If you remove the old silicone caulk COMPLETELY, the new silicone caulk will stick to both tub and tile like chewing gum to the underside of a church pew.

This post is in 4 parts:
1. How to remove old Silicone caulk
2. What silicone caulk to buy
3. How to place new silicone caulk
4. How to clean mildewed silicone caulk

1. How to remove old silicone caulk:
The way to do this is to first remove as much as you can by mechanical means. This means scraping as much as you can off with a razor, or if you have a fiberglass or acrylic bathtub that may be damaged by a sharp razor, use a Tungsten Carbide paint scraper or a plastic windshield scraper or any other reasonably sharp but relatively soft material that won't damage your fiberglass or acrylic surfaces.

Next, apply a product called "Silicone-Be-Gone" which is made by DAP and can be found in the caulk aisle of most home centers. Silicone-Be-Gone is nothing more than gelled mineral spirits. If you can't locate Silicone-Be-Gone in your area, just buy some mineral spirits (or paint thinner or "solvent" or Varsol), get some strips of paper towel wet with the stuff, drape them over the silicone caulk and cover with Saran Wrap for an hour or two to prevent the paper towel strips from drying out.

Web page showing Silicone-Be-Gone:

Neither Silicone-Be-Gone nor mineral spirits will "dissolve" cured silicone, it will just make the silicone swell up and get much softer so that it can be more easily removed by mechanical means. After letting the Silicone-Be-Gone work for an hour or two, scrape the silicone caulk a second time and you should remove more silicone (that will accumulate on your razor blade or scraper). Apply more Silicone-Be-Gone and spread it with your finger this time so that the warmth softens the gel and you apply a thinner coat.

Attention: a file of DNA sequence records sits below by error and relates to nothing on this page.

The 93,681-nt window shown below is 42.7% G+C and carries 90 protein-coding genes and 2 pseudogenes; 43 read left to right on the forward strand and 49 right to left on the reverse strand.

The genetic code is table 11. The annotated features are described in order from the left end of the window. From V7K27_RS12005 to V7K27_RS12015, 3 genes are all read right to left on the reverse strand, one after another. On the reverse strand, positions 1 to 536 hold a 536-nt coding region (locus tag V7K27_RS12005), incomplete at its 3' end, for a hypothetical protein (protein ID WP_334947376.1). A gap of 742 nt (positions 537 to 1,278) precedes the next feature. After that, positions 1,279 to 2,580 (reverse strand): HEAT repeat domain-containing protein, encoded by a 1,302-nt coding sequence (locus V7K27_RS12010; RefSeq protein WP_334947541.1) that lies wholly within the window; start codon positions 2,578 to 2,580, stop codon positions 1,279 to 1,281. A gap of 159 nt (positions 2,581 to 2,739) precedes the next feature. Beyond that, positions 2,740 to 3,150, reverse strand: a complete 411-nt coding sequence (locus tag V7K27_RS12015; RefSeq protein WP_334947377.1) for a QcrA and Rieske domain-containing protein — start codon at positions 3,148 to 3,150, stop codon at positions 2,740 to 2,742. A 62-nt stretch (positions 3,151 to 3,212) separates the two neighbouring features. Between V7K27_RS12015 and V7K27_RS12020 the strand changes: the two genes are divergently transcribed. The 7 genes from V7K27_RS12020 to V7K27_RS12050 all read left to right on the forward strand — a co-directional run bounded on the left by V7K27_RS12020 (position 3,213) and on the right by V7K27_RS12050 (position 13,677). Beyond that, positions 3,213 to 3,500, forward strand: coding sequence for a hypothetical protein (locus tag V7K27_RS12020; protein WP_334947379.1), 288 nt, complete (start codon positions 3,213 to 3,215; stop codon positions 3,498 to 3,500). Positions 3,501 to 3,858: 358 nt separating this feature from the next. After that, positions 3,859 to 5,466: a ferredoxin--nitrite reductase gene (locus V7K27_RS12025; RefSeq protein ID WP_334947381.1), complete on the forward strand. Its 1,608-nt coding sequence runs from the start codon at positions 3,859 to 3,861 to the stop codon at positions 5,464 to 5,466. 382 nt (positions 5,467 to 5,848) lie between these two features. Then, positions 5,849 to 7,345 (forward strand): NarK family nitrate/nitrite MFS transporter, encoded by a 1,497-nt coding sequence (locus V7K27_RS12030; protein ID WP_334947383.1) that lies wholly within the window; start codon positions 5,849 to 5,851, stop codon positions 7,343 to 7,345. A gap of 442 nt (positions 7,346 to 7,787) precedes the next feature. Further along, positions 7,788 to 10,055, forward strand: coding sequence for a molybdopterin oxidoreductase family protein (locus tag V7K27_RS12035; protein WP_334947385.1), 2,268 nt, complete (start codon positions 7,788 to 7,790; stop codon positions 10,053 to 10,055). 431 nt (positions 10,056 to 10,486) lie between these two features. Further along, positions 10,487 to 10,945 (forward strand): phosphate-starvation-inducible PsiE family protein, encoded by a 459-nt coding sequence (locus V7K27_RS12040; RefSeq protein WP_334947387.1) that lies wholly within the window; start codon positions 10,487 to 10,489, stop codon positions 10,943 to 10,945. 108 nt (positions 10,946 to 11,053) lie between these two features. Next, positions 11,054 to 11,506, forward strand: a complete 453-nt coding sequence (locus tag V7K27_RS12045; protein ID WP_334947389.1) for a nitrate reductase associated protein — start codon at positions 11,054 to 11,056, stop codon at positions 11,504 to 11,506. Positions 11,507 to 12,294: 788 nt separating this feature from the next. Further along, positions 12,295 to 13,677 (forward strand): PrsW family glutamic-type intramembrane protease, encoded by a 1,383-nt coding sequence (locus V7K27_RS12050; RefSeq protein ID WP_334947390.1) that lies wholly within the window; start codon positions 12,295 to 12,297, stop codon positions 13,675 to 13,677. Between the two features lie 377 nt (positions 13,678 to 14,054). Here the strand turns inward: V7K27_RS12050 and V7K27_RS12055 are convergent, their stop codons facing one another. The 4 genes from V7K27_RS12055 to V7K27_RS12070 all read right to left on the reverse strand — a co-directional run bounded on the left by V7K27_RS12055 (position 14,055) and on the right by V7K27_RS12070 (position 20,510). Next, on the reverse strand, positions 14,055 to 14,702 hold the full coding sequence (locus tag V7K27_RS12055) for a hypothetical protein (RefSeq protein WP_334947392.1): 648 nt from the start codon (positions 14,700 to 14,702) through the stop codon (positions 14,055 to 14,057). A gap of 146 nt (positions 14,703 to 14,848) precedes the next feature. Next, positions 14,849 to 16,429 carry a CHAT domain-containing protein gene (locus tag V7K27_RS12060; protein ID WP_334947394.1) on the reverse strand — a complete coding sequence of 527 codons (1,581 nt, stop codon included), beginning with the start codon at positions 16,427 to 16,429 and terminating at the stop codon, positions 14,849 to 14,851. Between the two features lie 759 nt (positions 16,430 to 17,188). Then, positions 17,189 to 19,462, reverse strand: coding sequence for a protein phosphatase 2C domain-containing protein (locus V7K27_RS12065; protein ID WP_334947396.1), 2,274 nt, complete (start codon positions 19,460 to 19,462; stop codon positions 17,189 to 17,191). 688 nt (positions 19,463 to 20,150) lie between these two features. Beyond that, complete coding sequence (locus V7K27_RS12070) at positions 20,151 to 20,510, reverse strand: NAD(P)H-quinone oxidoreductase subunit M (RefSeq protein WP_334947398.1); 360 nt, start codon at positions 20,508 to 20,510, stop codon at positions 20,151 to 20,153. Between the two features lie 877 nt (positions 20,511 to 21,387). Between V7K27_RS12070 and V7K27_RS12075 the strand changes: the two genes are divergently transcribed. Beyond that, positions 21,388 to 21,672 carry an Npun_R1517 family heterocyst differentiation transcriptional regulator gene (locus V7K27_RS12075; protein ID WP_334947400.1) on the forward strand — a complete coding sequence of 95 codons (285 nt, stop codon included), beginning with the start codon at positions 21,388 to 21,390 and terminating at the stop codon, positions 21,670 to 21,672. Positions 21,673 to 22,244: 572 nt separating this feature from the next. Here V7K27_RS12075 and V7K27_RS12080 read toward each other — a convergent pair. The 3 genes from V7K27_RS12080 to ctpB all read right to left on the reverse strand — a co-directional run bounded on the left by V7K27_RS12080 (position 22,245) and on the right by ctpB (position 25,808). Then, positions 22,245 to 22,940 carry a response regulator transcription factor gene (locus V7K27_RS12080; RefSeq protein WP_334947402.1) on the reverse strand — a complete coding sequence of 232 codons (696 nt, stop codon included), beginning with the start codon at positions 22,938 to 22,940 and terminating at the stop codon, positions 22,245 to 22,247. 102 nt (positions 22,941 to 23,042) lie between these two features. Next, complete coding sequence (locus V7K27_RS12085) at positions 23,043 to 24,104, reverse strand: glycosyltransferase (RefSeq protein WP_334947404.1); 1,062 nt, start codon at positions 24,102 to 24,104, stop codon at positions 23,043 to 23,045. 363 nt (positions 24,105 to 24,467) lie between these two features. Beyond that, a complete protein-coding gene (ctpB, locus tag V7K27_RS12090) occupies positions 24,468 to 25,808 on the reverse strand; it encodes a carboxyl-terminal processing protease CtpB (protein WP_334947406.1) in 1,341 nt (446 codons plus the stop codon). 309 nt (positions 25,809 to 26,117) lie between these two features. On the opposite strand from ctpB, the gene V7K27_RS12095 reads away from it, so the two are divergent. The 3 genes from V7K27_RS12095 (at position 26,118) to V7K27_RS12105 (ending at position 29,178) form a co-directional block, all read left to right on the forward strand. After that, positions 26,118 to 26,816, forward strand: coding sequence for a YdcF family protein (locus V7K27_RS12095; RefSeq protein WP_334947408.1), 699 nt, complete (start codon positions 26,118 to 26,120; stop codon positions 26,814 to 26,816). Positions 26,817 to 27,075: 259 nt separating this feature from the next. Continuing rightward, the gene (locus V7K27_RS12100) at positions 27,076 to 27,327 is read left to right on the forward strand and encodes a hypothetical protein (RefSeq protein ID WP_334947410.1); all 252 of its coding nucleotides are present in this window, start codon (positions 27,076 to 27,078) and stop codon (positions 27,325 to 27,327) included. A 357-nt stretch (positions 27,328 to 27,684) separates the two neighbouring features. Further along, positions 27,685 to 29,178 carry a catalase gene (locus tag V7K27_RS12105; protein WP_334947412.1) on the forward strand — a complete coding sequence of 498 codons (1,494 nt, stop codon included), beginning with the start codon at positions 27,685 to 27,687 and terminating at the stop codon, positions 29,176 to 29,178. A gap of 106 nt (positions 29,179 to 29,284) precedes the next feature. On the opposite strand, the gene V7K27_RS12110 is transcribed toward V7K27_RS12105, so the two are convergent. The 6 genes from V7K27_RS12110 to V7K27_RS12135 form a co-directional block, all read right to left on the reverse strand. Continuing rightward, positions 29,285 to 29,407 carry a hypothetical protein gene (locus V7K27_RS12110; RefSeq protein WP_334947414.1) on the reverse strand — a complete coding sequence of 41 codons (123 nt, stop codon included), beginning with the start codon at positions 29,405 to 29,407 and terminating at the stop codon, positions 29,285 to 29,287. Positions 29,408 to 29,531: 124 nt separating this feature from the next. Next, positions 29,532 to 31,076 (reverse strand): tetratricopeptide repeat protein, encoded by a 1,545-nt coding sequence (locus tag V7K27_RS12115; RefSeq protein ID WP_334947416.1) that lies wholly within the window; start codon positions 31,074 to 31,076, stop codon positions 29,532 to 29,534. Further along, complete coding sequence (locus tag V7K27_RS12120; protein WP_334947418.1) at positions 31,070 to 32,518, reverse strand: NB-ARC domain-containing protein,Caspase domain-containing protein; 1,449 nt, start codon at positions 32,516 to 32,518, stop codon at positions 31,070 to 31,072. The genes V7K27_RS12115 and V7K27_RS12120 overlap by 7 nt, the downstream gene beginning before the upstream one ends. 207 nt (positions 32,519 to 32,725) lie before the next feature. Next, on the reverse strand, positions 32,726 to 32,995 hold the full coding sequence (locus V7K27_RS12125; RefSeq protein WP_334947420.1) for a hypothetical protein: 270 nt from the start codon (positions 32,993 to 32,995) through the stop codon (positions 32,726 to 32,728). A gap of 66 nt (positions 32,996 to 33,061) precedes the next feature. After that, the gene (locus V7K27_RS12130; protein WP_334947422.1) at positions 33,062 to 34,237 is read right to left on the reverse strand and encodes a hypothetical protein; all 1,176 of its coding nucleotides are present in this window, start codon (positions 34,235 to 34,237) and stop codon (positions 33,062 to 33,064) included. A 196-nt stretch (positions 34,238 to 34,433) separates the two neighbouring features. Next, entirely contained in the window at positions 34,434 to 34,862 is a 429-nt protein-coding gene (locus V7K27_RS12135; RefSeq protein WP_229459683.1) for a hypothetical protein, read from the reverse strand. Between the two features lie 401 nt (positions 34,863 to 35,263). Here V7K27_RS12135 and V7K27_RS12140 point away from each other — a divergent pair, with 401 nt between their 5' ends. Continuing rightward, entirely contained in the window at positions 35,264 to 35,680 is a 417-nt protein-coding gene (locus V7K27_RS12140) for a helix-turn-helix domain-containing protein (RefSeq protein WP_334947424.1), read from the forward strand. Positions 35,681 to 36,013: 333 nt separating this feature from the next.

After leaving that Silicone-Be-Gone sit for another hour or two, scrub the area with a green or white Scotchbrite pad (or the kind sold in grocery stores for scouring pots). The difference between the green and white pads is that the green pads have an abrasive mixed into the plastic before drawing that plastic into a fiber. The white ones are pure nylon fiber which doesn't contain any abrasives. I use the green pads on my enamel steel bathtubs, but I'd probably use a white pad on fiberglass or acrylic tubs to avoid scratching the fiberglass or acrylic material.

After scrubbing with the Scotchbrite pad, clean the Silicone-Be-Gone off with clean water and dry with a cloth or paper towel. If you're using paint thinner, I'd use Simple Green to clean the paint thinner off first, and then rinse the area with clean water. There should be little silicone left, but any that is left will prevent the new silicone caulk from sticking at that spot, so we need a way to confirm that there is ABSOLUTLEY NO residual silicone caulk remaining.

Remember that the Silicone-Be-Gone makes the silicone caulk swell up and get soft. Get a small quantity (a photographic container full is plenty for one bathtub) of a very fine powder (like Portland Cement, drywall joint compound, or probably even normal baking flour would work). Use a small brush to apply that to the area where the silicone caulk was, and then rub the powder with your finger.

If there is any residual silicone caulk remaining, the fine powder will become embedded in it, thereby revealing it's location. If there is no residual silicone caulk, the powder will be wiped cleanly off the tub by your finger.